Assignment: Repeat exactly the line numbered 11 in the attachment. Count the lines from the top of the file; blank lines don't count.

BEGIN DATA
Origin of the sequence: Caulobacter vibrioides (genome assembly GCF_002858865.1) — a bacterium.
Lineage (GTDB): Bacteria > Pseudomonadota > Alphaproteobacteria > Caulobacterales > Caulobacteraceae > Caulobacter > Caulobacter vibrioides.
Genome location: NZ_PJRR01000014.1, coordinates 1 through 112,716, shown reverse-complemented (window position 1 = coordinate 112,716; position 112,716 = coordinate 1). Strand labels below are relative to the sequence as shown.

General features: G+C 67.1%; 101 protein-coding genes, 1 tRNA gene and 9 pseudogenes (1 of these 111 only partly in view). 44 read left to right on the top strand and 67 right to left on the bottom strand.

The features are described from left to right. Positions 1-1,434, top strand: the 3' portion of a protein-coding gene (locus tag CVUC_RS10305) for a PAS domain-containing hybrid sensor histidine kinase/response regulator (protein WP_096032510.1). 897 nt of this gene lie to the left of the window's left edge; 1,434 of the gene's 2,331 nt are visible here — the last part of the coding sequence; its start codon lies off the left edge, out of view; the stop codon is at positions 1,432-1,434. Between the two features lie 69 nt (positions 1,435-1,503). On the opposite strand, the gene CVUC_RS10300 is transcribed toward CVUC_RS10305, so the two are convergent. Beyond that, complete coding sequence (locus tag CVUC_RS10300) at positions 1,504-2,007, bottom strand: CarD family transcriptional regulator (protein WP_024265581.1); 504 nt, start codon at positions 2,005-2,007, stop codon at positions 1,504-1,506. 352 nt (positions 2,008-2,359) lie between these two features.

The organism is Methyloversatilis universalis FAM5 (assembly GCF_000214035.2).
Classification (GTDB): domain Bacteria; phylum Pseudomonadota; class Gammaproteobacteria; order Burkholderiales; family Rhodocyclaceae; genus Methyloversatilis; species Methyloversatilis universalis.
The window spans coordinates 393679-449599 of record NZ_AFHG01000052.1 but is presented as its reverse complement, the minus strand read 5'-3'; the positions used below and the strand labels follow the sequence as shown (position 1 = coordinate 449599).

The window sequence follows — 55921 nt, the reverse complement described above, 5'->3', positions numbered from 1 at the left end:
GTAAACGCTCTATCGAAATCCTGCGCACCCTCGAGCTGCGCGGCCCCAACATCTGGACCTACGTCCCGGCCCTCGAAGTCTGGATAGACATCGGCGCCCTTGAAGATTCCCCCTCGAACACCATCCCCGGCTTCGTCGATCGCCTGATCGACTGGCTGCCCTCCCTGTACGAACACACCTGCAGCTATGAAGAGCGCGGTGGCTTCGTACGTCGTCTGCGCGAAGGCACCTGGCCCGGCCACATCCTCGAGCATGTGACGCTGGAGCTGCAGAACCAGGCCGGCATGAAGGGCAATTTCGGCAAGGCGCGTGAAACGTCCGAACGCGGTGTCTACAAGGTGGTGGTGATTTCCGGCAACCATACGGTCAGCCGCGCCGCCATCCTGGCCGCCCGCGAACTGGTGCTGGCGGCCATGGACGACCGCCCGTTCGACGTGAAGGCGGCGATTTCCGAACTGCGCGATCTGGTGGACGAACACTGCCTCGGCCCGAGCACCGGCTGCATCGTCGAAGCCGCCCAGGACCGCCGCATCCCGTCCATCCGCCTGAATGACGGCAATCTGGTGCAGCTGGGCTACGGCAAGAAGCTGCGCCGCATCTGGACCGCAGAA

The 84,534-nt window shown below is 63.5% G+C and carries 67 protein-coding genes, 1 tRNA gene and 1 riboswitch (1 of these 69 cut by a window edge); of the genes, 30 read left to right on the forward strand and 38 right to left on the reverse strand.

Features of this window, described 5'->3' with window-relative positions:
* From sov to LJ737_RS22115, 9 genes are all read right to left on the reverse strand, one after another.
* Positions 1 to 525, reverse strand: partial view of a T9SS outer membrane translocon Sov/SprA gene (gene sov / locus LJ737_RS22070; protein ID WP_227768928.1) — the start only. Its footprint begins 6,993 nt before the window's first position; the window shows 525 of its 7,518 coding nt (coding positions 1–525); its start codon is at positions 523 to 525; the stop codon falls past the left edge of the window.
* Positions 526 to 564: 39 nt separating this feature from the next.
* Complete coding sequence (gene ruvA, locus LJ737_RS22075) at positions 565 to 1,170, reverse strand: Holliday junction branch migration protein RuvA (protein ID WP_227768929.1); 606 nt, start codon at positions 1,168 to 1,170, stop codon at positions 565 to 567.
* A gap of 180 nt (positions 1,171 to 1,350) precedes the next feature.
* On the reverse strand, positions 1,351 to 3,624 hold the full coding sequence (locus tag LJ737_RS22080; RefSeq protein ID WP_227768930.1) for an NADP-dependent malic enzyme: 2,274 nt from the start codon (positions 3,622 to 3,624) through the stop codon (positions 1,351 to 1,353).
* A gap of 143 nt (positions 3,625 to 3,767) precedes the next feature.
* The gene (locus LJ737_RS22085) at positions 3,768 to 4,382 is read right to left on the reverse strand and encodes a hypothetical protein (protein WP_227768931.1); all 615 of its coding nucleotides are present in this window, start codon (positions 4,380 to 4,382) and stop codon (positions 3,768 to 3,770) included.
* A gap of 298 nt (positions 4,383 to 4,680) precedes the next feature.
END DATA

The 84,534-nt window shown below is 63.5% G+C and carries 67 protein-coding genes, 1 tRNA gene and 1 riboswitch (1 of these 69 cut by a window edge); of the genes, 30 read left to right on the forward strand and 38 right to left on the reverse strand.